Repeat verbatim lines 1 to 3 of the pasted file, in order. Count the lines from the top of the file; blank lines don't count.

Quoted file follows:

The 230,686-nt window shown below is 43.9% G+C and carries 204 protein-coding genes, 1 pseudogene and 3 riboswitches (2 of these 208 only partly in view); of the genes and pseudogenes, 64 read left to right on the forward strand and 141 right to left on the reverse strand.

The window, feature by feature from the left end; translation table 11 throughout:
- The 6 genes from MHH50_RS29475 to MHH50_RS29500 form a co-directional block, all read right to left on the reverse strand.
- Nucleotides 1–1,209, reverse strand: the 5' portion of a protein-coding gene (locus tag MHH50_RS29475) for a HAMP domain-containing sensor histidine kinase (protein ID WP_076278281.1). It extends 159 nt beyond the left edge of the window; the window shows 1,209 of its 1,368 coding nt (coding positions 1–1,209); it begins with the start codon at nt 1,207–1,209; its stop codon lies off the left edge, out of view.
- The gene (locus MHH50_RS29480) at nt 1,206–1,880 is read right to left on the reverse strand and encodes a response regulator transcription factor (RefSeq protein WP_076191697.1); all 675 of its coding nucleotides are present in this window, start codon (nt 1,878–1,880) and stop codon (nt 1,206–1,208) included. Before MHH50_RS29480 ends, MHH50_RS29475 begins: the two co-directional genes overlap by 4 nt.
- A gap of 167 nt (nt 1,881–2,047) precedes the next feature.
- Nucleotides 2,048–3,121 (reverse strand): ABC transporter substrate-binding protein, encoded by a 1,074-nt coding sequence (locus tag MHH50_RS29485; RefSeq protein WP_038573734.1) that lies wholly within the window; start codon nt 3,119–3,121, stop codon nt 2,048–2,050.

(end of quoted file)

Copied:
The 230,686-nt window shown below is 43.9% G+C and carries 204 protein-coding genes, 1 pseudogene and 3 riboswitches (2 of these 208 only partly in view); of the genes and pseudogenes, 64 read left to right on the forward strand and 141 right to left on the reverse strand.

The window, feature by feature from the left end; translation table 11 throughout:
- The 6 genes from MHH50_RS29475 to MHH50_RS29500 form a co-directional block, all read right to left on the reverse strand.